Six things to do to remember what to say in a presentation…and one of them isn’t what you’d expect

imagesThe most common question I get asked about presenting has to be , ‘ How do I remember what to say next?’.  The question reveals a fear that I guess most of us have harboured at some point.  The fear of standing there and the mind going completely and utterly blank.  The dread of not knowing what you have just said let alone what you need to say next and a deep longing for  the ground to open up in front of you.

Here are six tips to help you remember what to say:

1. Rehearse.  Ok, so you knew that one was coming but there is rehearsal and there is rehearsal.  Rehearsing to remember everything word for word ( like the lines of a play or a poem) is making life very difficult for ourselves.  We put enormous pressure on ourselves if our aim of rehearsing is to be word perfect.  Don’t get me wrong: it is important to use the right words, phrases and stories and that will come through well structured rehearsal.  But for most of us (politicians not with standing) learning a script is making hard work of something that doesn’t need to be.  Use the rehearsal to memorise the flow of the presentation.  Use the rehearsal to practice the physical and vocal movements that accompany your words so that on the day your body, mind (and soul) will know what it needs to do in concert.  Use rehearsal to make changes towards the perfect…and so you feel comfortable making those changes and with the change process.

2. Structure well.  The better your structure, the better you will remember what to say.  This is not the same as remembering a script or list of what you have to say (even if it is divided up into logical chunks). This is about knowing how one section flows into the next. This is about understanding the transitions within your overall presentation and what you will be saying and doing at each of these points.  Once you have ‘got’ this, then the content, the detail as it were, comes to mind so much more readily. It is these transitions that I run through just before speaking because this framework will give me the confidence to know that the content will come to mind just when I need it to.

3. Give your material shape and form.  If your content is lists of information or bullet points , then it is hard to remember this when under pressure.  When your material has a shape ( maybe a model or a story line) and form( three key points, a series of connections, an order of priority for example) then not only does it make it easier for us to recall but it makes it easier for the audience to understand as well.

4. Have a prompt sheet with you.  Many people shy away from having a sheet with them as they see this as unprofessional or feel it suggests that they don’t know their stuff.  Others take up a script with them either in a note book or on pages of notes or handfuls of card.  The challenge here is that the speaker gets sucked into reading rather than speaking with the audience, or can’t find their way when they need it.  A prompt sheet is a safety net (hopefully never used) rather than a crutch.  On that basis a good prompt sheet will have everything on one page, be colour coded so the colours prompt you (rather than having to read it) and be to hand if you need it.  ** I teach my clients to use a Pathway Planner which helps them do exactly that.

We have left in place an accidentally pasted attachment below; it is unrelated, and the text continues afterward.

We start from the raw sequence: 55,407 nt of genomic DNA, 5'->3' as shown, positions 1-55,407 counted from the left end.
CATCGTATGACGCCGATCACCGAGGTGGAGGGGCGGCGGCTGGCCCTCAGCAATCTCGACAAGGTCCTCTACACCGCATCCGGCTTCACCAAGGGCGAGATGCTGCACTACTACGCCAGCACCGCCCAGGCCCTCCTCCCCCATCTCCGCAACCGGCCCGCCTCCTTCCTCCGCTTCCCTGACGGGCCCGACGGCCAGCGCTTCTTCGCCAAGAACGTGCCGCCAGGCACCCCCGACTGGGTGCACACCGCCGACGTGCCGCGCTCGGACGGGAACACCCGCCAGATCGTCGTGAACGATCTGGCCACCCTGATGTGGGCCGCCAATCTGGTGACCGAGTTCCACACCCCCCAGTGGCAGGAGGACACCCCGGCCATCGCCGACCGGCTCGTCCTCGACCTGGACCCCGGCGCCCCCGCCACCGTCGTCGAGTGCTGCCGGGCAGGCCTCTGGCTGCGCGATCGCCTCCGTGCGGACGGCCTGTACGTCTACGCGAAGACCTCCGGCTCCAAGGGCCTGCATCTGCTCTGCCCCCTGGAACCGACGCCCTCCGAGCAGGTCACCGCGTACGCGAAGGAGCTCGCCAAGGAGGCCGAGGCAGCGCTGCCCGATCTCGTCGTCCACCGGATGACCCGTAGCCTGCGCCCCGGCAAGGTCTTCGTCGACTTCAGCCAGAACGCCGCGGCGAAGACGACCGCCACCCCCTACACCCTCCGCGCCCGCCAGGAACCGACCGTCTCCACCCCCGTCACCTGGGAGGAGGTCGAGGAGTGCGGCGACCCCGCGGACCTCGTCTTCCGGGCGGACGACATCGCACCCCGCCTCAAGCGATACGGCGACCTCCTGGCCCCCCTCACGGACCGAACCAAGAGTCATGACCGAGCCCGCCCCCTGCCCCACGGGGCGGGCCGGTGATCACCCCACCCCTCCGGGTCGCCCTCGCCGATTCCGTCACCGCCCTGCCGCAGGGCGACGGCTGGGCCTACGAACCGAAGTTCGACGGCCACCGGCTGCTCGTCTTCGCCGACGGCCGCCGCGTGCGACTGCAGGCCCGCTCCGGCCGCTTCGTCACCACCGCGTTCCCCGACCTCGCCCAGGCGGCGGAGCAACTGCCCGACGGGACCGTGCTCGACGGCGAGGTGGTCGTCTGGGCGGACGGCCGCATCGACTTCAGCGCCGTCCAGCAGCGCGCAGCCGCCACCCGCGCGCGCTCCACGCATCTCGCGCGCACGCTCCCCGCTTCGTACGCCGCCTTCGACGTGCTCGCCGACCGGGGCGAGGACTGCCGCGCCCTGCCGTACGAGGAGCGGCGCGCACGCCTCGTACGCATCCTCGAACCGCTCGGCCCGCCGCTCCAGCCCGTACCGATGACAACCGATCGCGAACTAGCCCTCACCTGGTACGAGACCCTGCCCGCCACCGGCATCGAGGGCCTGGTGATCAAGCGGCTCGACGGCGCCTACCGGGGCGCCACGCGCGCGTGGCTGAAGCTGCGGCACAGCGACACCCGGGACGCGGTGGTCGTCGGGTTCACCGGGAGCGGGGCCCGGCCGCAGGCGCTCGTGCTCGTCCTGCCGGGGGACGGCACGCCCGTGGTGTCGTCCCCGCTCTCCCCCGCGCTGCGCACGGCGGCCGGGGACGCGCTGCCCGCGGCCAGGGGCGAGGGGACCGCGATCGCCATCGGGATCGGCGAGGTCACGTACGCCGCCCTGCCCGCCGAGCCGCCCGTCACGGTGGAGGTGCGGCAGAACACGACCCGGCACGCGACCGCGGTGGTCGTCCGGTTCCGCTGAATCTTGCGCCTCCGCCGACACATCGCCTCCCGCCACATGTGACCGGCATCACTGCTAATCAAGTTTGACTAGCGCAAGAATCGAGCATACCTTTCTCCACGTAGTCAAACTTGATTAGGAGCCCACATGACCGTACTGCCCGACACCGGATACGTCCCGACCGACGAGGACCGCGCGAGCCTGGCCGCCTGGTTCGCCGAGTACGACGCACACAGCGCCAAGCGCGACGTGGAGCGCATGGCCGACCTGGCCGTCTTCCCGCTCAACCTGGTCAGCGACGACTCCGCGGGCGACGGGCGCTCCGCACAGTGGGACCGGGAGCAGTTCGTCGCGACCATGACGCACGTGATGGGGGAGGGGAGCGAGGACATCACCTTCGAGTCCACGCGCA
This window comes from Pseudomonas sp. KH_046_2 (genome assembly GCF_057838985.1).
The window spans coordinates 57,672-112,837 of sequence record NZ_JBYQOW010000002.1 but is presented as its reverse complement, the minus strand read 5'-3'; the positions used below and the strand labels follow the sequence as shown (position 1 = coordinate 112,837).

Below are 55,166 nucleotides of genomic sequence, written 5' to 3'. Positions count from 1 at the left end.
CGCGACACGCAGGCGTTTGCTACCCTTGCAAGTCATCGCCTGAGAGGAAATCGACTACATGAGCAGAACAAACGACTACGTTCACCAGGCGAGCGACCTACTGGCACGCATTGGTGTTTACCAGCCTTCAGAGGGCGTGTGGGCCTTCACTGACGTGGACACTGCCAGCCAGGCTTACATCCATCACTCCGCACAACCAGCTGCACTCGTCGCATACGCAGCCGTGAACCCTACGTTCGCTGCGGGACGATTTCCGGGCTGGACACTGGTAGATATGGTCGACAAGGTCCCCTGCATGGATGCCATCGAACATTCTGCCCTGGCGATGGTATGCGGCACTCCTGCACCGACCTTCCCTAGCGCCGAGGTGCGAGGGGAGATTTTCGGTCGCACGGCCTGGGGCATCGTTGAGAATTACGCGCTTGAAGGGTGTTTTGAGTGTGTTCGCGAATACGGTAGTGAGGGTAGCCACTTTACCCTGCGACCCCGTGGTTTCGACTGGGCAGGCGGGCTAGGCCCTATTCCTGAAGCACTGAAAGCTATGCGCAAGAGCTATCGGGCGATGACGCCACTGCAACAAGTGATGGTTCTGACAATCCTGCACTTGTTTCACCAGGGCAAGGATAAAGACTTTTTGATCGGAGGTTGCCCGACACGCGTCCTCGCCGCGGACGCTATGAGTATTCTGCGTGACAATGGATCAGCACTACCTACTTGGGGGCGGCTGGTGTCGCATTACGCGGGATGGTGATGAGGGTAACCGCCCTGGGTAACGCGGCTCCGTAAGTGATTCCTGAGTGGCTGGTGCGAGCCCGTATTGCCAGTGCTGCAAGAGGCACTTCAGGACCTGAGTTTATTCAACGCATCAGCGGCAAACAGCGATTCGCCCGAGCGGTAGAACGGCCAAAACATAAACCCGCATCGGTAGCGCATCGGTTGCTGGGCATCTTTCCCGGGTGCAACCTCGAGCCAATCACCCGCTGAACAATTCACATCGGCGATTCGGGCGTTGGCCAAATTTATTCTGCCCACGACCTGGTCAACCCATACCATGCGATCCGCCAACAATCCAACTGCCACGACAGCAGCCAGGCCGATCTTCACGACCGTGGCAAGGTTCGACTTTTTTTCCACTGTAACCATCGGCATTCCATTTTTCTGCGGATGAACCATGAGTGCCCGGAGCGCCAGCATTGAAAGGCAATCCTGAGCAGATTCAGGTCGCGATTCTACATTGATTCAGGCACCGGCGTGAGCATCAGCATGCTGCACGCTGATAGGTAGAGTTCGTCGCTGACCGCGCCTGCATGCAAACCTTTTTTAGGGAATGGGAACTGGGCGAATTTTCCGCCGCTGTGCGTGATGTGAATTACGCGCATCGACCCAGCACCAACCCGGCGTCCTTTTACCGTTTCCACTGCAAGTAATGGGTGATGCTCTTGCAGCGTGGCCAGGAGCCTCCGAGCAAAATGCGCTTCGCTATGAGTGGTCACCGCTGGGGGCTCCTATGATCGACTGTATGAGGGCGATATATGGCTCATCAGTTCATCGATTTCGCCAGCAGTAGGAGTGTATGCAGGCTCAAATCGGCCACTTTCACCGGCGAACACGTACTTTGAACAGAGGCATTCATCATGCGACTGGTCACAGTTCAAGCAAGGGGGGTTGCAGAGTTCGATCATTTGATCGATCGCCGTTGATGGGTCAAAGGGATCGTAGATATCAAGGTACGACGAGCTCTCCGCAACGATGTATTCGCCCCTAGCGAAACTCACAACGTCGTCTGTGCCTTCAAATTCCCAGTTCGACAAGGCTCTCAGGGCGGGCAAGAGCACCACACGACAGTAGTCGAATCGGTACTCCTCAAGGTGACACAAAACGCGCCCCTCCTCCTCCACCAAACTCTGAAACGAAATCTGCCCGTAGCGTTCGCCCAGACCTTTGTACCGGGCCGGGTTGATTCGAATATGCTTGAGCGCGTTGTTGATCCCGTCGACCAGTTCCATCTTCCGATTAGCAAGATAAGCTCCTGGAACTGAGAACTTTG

5. One step back to go one step forward.  Sometimes when we go blank we get completely stuck.  If we don’t stop to take stock at this point we run the risk of blathering on, waffling or telling the audience that we are lost or have gone ‘wrong’. So PAUSE.  Nine times out of ten, the pause is enough to kick-start our brain and get us back on the right path again.  And for the tenth time where that doesn’t work, PAUSE and the REWIND.  Repeat what you have just said to prompt yourself of the flow. (imagine you have gone upstairs to get something, got to the top of the stairs and then forgot what you went up there for! If you are younger than 30 reading this you might not know what I mean but it will come to you eventually!) In order to remember what it was that you needed, you have to return downstairs to the position you were in when you originally thought of the idea and bingo!.  Suddenly you remember again.) Sometimes the brain needs a little kick start…go back to come forward again.

6. Ask a question.  In the same way a question prompts the audience and gets them thinking and participating, a question to yourself helps prompt what comes next.  ‘So, what happened next?’ or ‘ What do you think that leads to?’ ‘ How does that help us?’ are examples of questions you can ask to remind yourself what comes next. And in the process you engage your audiences.  Double whammy!


Do you have tips on how you remember what to say?  Please share in the comments box below.  And contact Catherine if you would like to chat about your presentations.  The Expert’s Presentation Game Plan is an online training programme supplemented with one to ones direct with Catherine herself.  Click here for more details.

, , , ,

No comments yet.

Leave a Reply